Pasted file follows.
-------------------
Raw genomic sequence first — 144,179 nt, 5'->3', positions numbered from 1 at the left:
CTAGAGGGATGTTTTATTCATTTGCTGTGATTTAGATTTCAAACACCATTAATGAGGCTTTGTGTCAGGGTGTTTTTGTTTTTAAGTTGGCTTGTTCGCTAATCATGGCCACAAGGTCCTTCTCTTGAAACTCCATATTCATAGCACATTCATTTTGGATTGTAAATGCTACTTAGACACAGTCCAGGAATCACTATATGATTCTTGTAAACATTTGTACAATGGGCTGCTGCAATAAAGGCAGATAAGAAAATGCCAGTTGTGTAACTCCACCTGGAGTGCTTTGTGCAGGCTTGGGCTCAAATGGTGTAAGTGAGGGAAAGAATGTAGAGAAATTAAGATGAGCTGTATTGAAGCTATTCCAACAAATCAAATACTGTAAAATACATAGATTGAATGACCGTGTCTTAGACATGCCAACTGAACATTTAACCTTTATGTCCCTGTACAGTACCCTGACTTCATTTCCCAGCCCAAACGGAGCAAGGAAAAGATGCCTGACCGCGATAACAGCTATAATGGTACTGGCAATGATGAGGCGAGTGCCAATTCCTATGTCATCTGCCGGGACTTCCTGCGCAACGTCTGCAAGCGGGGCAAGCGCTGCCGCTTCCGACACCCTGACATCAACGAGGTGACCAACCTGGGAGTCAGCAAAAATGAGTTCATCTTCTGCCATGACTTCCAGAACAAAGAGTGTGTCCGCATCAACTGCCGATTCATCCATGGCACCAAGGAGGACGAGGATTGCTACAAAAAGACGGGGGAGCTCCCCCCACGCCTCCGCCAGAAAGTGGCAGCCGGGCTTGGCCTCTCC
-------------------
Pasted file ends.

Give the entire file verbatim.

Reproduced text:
Raw genomic sequence first — 144,179 nt, 5'->3', positions numbered from 1 at the left:
CTAGAGGGATGTTTTATTCATTTGCTGTGATTTAGATTTCAAACACCATTAATGAGGCTTTGTGTCAGGGTGTTTTTGTTTTTAAGTTGGCTTGTTCGCTAATCATGGCCACAAGGTCCTTCTCTTGAAACTCCATATTCATAGCACATTCATTTTGGATTGTAAATGCTACTTAGACACAGTCCAGGAATCACTATATGATTCTTGTAAACATTTGTACAATGGGCTGCTGCAATAAAGGCAGATAAGAAAATGCCAGTTGTGTAACTCCACCTGGAGTGCTTTGTGCAGGCTTGGGCTCAAATGGTGTAAGTGAGGGAAAGAATGTAGAGAAATTAAGATGAGCTGTATTGAAGCTATTCCAACAAATCAAATACTGTAAAATACATAGATTGAATGACCGTGTCTTAGACATGCCAACTGAACATTTAACCTTTATGTCCCTGTACAGTACCCTGACTTCATTTCCCAGCCCAAACGGAGCAAGGAAAAGATGCCTGACCGCGATAACAGCTATAATGGTACTGGCAATGATGAGGCGAGTGCCAATTCCTATGTCATCTGCCGGGACTTCCTGCGCAACGTCTGCAAGCGGGGCAAGCGCTGCCGCTTCCGACACCCTGACATCAACGAGGTGACCAACCTGGGAGTCAGCAAAAATGAGTTCATCTTCTGCCATGACTTCCAGAACAAAGAGTGTGTCCGCATCAACTGCCGATTCATCCATGGCACCAAGGAGGACGAGGATTGCTACAAAAAGACGGGGGAGCTCCCCCCACGCCTCCGCCAGAAAGTGGCAGCCGGGCTTGGCCTCTCC